Between a couple news items, recently published reports and a handful of LinkedIn discussions, I realized confusion abounds concerning whether international accounting standards/guidance relating to climate matters (as well as ESG in general) apply in the US right now, or are pending for the the immediate future. With yesterday’s news that SEC issued comment letters in accordance with their 11 year old climate disclosure guidance, it seems a very timely matter. I had to dig a bit to get the answer. Here is what I found – in one place and plain language. For clarification, this discussion is focused on US-based publicly-traded companies and does not address U.S. financial reports filed by foreign publicly-held companies that use IFRS in their home country.
International Accounting Standards in the US
Organizations like IOSCO, the International Accounting Standards Board’s (IASB) International Financial Reporting Standards (IFRS) and the Financial Stability Board’s Task Force on Climate-Related Financial Disclosures (TCFD) are not empowered to enact, codify, require or implement their standards on their own in sovereign jurisdictions, including the US. Such guidance and standards must go through rulemaking processes before they are mandatory and enforceable in individual countries.
The Securities and Exchange Commission has statutory authority over accounting standards used by companies whose shares are publicly traded on U.S. exchanges, although the heavy lifting of standards development is performed by the Financial Accounting Standards Board (FASB). FASB is
… recognized by the U.S. Securities and Exchange Commission as the designated accounting standard setter for public companies. FASB standards are recognized as authoritative by many other organizations, including state Boards of Accountancy and the American Institute of CPAs (AICPA). The FASB develops and issues financial accounting standards through a transparent and inclusive process intended to promote financial reporting that provides useful information to investors and others who use financial reports.
FASB explains their standards development process here and has not adopted IOSCO, IFRS or TCFD climate accounting/disclosure standards as yet. Indeed, FASB issued an Invitation to Comment – Agenda Consultation seeking investor input on adding ESG disclosures to US accounting standards (Generally-Accepted Accounting Principles, or “GAAP”) in June 2021 (the comment period ends September 22, 2021). That Invitation references FASB’s March 2021 Staff Educational Paper on the intersection of ESG and GAAP which explicitly states that the Paper is “not intended to convey additional requirements beyond those in current GAAP.”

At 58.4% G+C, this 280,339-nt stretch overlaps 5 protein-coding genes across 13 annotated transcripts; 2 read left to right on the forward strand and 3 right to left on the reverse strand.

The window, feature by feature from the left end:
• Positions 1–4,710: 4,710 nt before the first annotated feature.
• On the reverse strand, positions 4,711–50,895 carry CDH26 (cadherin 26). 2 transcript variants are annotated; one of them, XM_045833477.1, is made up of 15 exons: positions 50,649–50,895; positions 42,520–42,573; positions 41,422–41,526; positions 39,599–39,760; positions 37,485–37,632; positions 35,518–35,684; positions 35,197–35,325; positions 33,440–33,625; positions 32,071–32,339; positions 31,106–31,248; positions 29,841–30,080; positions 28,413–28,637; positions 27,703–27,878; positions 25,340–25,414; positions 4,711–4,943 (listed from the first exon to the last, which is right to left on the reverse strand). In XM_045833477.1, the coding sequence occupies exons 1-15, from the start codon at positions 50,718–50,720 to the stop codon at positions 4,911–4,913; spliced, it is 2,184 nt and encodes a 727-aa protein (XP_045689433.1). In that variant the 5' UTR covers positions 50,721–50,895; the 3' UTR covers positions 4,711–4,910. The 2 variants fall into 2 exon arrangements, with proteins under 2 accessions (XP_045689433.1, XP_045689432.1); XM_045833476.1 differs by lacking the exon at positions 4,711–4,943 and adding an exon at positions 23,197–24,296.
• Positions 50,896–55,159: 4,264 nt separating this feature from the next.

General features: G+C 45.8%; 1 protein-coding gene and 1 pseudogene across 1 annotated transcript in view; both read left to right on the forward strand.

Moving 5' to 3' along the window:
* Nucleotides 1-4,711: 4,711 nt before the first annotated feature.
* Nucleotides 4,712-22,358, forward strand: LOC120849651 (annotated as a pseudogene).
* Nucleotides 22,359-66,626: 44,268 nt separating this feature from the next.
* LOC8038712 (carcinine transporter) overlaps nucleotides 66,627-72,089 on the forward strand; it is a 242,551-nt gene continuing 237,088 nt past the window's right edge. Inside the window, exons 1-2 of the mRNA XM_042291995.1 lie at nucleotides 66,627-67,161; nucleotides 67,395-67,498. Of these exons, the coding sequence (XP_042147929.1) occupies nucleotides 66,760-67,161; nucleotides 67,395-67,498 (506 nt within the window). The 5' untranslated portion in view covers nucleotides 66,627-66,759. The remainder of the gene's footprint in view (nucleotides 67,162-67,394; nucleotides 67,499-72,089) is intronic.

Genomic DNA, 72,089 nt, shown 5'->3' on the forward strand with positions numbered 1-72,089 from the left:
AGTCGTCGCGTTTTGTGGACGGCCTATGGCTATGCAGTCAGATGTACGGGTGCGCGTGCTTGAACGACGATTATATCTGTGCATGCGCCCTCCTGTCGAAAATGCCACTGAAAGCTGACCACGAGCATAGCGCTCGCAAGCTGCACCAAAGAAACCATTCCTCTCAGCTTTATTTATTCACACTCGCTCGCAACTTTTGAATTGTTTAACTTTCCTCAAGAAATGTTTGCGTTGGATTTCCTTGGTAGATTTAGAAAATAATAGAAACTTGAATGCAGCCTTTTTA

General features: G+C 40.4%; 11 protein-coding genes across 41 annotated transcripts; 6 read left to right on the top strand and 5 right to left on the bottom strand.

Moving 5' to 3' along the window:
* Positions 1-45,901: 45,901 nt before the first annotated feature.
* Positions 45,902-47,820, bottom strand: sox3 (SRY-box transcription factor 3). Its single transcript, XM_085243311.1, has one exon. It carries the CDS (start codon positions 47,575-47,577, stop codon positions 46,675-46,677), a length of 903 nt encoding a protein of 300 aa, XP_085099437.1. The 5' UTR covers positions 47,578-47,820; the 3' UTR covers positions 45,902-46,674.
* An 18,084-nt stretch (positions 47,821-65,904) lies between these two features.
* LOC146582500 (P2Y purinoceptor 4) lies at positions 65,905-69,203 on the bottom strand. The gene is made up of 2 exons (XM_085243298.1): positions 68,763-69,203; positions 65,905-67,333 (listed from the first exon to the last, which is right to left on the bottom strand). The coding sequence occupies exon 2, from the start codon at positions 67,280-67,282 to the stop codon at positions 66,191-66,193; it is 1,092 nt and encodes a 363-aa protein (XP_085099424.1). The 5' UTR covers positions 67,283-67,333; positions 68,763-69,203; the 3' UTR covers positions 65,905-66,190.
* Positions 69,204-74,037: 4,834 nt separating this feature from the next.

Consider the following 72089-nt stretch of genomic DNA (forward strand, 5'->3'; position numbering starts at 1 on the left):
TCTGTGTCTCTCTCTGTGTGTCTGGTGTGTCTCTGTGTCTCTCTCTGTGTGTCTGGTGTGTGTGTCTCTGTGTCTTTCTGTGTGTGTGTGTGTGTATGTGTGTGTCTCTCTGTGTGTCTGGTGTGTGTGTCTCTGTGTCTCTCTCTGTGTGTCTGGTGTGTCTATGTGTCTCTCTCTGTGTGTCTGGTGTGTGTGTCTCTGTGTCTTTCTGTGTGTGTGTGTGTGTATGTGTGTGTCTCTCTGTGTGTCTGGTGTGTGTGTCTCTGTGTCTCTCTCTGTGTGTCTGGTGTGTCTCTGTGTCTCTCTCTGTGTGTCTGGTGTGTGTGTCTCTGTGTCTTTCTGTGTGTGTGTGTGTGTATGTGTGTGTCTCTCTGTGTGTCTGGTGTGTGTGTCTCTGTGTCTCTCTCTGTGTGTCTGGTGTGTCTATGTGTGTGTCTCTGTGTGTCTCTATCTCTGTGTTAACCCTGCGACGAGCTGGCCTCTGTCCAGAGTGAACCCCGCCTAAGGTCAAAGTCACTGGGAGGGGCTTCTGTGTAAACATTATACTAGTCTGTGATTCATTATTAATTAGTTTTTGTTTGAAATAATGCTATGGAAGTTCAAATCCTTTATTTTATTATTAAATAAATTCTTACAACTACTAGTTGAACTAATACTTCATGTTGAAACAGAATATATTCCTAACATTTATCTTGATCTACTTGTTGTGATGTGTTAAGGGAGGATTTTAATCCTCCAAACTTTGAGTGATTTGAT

AICPA states that IFRS accounting principles are not adopted in the US. A 2019 announcement from U.S. Securities and Exchange Commission gave no timeline for US adoption and has not been updated. Public statements from some sitting Commissioners indicate they don’t fully support doing so, although earlier this year they directed Staff to undertake new efforts related to climate disclosure conformance with the 2010 Guidance.
Another data point: a September 2021 paper from the International Swaps and Derivatives Association (ISDA) “examines the issues under current US GAAP accounting guidance for ESG features.” ISDA found that ESG accounting as a standalone concept is not explicitly within the scope of current GAAP.
Until and unless applicable administrative processes are complete, international ESG/climate accounting and disclosure standards or guidance are not mandatory in the the US and regulators have not established timelines for adopting them.
CAQ Report on Climate Disclosures
The US-based Center for Audit Quality (part of the AICPA) recently published guidance on auditing climate matters under current GAAP. If you haven’t seen the report, I recommend it. The discussion of Critical Audit Matters (CAMs) is especially interesting – CAMs only apply to financial statement accounts and therefore do not automatically cover climate matters. An excerpt from CAQ’s press release says it well:
The current [climate] disclosure system is market-driven rather than based on regulatory action, so it is important for investors to both consider what public companies voluntarily report as well as to understand what they are required to report in the financial statements under US GAAP.Dennis McGowan, Vice President, Professional Practice at the CAQ
What This Means
Down and dirty – right now, climate and ESG disclosure standards and/or guidance from international accounting organizations are not mandatory for US-based companies subject to SEC financial reporting. Don’t be swayed by claims to the contrary. US companies concerned about regulatory risks for climate disclosure in the near term should look to the SEC’s 2010 Guidance Regarding Disclosure Related To Climate Change, the FASB Staff Educational Paper and the CAQ report.
Although international reporting guidelines are not required from a US regulatory point of view, companies may have other reasons to disclose. There may be pressure from investors, customers or other stakeholders, or companies may operate in countries subject to other requirements that formally adopted such standards/guidance. Of course, companies can simply choose to voluntarily follow a framework or apply them as part of an industry program, certification process (such as ISO) or other non-regulatory initiatives.
It is prudent for companies to monitor the status of international standards/guidance as they develop prior to becoming effective and enforceable in the US. Advance understanding of actions you might need to take if – or when – such disclosure is required will speed implementation.